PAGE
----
|No Fun for Mr. Fritz|
Pauline and Peter begged their dad,
“Oh please, you have to let us go!
It’s kids around the neighborhood
And all the neighbor dads you know!”
“I’m not the camping type at all.
Your mother did this kind of thing.
I much prefer a hotel room
And wouldn’t know what stuff to bring.”
“We’ll help in every way we can.
You only have to come along.
We’ll pitch the tent; we’ll cook the food.”
The children asked, “What could go wrong?””
Though Mr. Fritz could make a list
Of what could make this trip a bust
To please his kids he’d have to go
And in their skills he’d put his trust.
At first the outing went okay.
The tent went up without a hitch.
The campers then went on a hike
Where Mr. Fritz fell in a ditch.
“I’ll be okay,” he told the group.
“I think I only jammed my knee.
The rest of you continue on,
No changing plans because of me!”
You readers who have camped before
Know no one ought to walk alone,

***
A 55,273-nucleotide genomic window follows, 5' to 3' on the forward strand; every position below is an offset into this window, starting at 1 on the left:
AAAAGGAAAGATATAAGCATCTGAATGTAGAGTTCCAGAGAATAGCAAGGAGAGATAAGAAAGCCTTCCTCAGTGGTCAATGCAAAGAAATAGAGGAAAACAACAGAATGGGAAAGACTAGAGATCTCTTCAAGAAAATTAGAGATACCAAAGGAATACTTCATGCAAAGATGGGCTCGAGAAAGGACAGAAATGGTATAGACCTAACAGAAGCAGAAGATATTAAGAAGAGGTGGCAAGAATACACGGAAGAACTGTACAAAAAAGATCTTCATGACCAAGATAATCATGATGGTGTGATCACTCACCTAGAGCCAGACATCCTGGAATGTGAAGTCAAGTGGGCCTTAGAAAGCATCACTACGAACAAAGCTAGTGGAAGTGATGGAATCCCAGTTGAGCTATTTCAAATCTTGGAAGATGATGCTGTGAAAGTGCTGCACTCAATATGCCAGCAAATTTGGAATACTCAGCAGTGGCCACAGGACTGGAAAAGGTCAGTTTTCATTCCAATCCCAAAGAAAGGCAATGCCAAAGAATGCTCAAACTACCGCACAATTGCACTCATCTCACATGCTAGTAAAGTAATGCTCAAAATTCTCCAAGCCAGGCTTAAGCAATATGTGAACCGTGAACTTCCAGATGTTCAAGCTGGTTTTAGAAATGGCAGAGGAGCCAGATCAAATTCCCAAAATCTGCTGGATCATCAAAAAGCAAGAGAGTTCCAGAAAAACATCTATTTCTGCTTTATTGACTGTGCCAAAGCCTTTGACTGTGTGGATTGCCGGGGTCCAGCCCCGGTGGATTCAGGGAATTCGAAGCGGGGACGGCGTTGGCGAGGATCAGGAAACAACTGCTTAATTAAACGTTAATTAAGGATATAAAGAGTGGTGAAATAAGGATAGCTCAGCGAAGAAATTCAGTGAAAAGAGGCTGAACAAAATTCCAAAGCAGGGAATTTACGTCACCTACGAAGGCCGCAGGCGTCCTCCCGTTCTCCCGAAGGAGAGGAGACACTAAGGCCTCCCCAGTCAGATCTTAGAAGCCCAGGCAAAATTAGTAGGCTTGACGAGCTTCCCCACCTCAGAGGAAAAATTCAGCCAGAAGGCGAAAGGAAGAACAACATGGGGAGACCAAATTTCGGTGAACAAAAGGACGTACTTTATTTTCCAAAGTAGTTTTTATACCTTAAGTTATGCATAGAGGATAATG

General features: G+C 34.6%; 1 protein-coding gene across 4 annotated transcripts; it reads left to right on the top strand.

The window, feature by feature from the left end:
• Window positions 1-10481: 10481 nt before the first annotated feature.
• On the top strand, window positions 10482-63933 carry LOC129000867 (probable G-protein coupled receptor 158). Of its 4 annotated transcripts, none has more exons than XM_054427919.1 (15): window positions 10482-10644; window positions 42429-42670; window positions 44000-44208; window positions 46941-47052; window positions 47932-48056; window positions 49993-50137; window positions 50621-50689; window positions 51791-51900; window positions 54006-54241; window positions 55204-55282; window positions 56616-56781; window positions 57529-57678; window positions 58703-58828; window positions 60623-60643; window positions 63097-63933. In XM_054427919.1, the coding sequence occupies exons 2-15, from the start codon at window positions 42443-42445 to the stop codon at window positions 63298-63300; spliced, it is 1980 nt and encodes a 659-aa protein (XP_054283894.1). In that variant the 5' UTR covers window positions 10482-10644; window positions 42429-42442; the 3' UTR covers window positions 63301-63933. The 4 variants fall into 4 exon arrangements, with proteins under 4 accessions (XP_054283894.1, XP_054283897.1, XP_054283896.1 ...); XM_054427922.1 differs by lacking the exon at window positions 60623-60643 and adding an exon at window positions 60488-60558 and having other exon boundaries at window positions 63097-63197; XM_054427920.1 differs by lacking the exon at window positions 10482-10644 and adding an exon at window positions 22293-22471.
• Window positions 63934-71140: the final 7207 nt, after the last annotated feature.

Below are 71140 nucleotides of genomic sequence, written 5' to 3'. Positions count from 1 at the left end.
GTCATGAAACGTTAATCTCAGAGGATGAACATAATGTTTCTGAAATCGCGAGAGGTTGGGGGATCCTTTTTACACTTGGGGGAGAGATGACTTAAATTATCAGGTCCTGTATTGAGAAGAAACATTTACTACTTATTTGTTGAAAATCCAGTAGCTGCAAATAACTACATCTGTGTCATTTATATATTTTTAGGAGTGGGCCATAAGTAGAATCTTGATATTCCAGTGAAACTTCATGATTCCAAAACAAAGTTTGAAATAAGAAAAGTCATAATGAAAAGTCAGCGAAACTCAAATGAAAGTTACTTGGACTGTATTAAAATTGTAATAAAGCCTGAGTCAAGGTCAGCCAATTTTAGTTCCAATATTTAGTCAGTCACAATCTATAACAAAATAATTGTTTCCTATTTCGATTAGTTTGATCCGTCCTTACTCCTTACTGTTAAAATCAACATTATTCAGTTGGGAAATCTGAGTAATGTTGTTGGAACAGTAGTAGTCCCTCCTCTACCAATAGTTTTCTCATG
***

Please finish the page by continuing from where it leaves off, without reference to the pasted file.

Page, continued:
But grudgingly the group hiked on
While Mr. Fritz limped on his own.
He’d barely made it back to camp,
(His knee looked like a bowling ball),
When bears approached the camping site
The biggest one near six feet tall.
Now Mr. Fritz could not have run,
Nor did he know what he should do.
He stood as still as if a tree
And hoped the bears were passing through.
The fathers who were pros at this
Had wrapped the food up nice and tight,
So unfulfilled, the bears moved on
To find a more abundant site.
With nerves now shot and needing rest
A nap seemed like the safest bet,
So Mr. Fritz crept in the tent
To see what comfort he could get.
He would have fallen fast asleep,
Despite the knee and six-foot bear,
But just as he was dozing off
His mattress started losing air.
So by the time the group returned
He said to them while in his car,
“Pauline and Pete, it’s time to go.
The hotel room is not too far.”